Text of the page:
Secret Hotels of the Riviera Maya South of Cancun, we found 8 hideaways--from simple casitas on the beach to a villa once owned by a drug kingpin--to suit every mood. Budget Travel Tuesday, Jan 16, 2007, 12:00 AM CESiaK, inside the Sian Ka'an Biosphere (John Kernick) Budget Travel LLC, 2016


Secret Hotels of the Riviera Maya

South of Cancun, we found 8 hideaways--from simple casitas on the beach to a villa once owned by a drug kingpin--to suit every mood.

CESiaK, inside the Sian Ka'an Biosphere

(John Kernick)

CESiaK, inside the Sian Ka'an Biosphere

(John Kernick)


Hotel Tierra Maya
"We weren't looking to move, but I began dreaming about this place. One night, I asked my husband, 'Honey, could you live the rest of your life in the Caribbean?' He replied, 'Is a four-pound robin fat?' " And that, roughly speaking, is how Kim and David Calkins began their journey from 20 years of innkeeping in Texas to running the Hotel Tierra Maya outside Xcalak (pronounced shka-lak) at the southern tip of Costa Maya. A six-hour drive from Cancun, Xcalak has remained virtually untouched by the booming development further north. Along the town's main drag, there's a restaurant and a small grocery store with a pay phone, but no banks or ATMs. Kim and David bought their place two years ago, inheriting a loyal group of guests who return year after year for the excellent fly-fishing, diving, and snorkeling in the area. The Calkins weren't about to change a winning formula. They made some improvements (doubling the restaurant to 40 seats to accommodate visitors from nearby resorts, replacing all the mattresses, etc.), but otherwise, the six rooms are the same, simply done with sunny yellow walls, terra-cotta-tile floors, ceiling fans, and balconies that overlook the Caribbean. The Calkins loan out bikes and kayaks at no charge, sell snorkel gear, and will happily arrange guided fishing trips. (A four-hour excursion costs $160 for two and includes a boat, guide, bait, tackle, and refreshments.) But Tierra Maya is also ideally situated for anyone who just wants to lie low. It's stocked with a supply of well-worn paperbacks and old copies of National Geographic, which guests can thumb through while loung-ing on chairs scattered around the lawn or on the thin band of beach just beyond the grass. As Kim says, "A lot of people don't want to be in the corridor," meaning the popular and sometimes crowded stretch from Cancun to Tulum. "Even when we're full, it's real quiet here." 800/216-1902,, from $80, includes breakfast.


Balamku Inn on the Beach
The rough-hewn fishing village of Mahahual has a split personality: Beach bars buzz with activity when a cruise ship is docked in the small port, but otherwise, its sandy streets are quiet and tourist-free. While kayaking the short distance from Balamku to a nearby reef for an afternoon of snorkeling, consider the vagaries of life: You wouldn't be here now if, in 2000, a road-tripping Canadian couple hadn't missed the exit for Punta Allen. That's how Alan Knight and Carol Tumber ended up in Mahahual for the night. (Alan thought it might be pronounced "ma-ha-ha.") The next morning, they met someone with beachfront land for sale and made an offer on the spot, despite the fact that they'd only been dating for about a year. Balamku opened in 2003, and Carol calls it "a small, totally ecological retreat," pointing out that even the soaps and shampoos are biodegradable. There are two individual whitewashed palapas and a trio of two-story palapas (with a suite on each floor) for a total of eight rooms. They're all decorated with Mexican artwork--paintings, sculptures, and masks--and most have wireless Internet access. A breakfast of fruit, eggs, pancakes, and Chiapas coffee is served in the bright dining room. The hotel doesn't do dinners, but two restaurants highly recommended by Alan and Carol are less than a five-minute walk away. 011-52/1-983-839-5332,, from $75, includes breakfast.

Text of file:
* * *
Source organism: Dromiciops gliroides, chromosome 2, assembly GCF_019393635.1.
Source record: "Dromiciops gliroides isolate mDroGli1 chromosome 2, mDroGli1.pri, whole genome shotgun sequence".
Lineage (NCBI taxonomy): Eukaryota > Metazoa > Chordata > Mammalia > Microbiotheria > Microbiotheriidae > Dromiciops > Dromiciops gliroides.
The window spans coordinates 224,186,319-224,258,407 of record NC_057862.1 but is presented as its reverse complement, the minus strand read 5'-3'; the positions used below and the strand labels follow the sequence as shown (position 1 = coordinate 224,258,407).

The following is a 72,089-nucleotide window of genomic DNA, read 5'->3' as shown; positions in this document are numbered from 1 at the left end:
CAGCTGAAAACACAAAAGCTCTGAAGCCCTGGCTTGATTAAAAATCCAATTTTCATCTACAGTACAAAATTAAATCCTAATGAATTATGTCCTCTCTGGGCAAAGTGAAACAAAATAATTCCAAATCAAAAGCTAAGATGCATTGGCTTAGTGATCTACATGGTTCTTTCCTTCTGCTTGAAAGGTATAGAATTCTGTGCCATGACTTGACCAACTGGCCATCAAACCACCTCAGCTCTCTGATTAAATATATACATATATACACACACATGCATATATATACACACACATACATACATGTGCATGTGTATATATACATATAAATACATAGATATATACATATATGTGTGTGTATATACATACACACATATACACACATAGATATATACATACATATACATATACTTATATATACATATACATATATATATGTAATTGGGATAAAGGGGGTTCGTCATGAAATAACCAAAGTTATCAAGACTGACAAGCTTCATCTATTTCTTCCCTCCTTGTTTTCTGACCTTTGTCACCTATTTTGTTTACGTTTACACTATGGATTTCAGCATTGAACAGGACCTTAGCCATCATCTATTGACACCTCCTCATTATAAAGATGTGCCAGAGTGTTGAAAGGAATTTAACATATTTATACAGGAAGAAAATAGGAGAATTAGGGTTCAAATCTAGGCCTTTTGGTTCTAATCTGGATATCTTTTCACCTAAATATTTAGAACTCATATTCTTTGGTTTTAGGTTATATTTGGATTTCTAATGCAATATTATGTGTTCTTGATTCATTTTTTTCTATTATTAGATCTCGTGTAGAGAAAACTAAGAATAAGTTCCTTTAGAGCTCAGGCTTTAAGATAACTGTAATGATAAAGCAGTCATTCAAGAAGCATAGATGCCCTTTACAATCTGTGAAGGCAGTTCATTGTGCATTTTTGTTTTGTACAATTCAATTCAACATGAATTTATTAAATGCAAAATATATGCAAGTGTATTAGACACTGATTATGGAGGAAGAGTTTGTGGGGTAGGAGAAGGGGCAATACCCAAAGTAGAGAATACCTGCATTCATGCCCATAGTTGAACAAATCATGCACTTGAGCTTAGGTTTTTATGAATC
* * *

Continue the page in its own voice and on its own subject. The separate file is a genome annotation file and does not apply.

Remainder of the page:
Driving down a dirt road in the 1.3-million-acre nature reserve called Sian Ka'an, visitors might not understand why the park has a Mayan name that means "where the sky is born." The thickly wooded biosphere is a UNESCO World Heritage site, and home to over 300 bird species, 100 types of mammals, and nearly two dozen archaeological sites. Among sea grape plants, geiger trees, and coconut palms, CESiaK (short for Centro Ecológico de Sian Ka'an) is on the high point of a narrow strip of land. After guests climb to the tiny crow's-nest level of the main building and look out over the vast expanse of Caribbean to the east, the Campechen Lagoon to the west, and the biosphere to the south, with a great swath of sky overhead, the name Sian Ka'an finally makes sense. Rooms at CESiaK are rustic--really no more than large tents, with screened windows, set on raised wooden platforms. Each has a porch (hammock included) with views of either the sea or the lagoon. The rooms aren't wired for electricity, but they are equipped with candles and battery-powered hurricane lamps. Shared bathrooms are next to the main building, where Mexican meals are served in a cheerful dining room. But the most comfortable spot is the main building's terrace, where guests can look out over the beach and admire the stealth-fighter cormorants and the more lumbering, cargo-plane pelicans on their takeoffs and landings. Though that's entertainment enough for many, other daytime activities can be arranged through the hotel--everything from fly-fishing in the reserve's saltwater lagoons to kayaking and bird-watching tours. 011-52/984-871-2499,, from $70.

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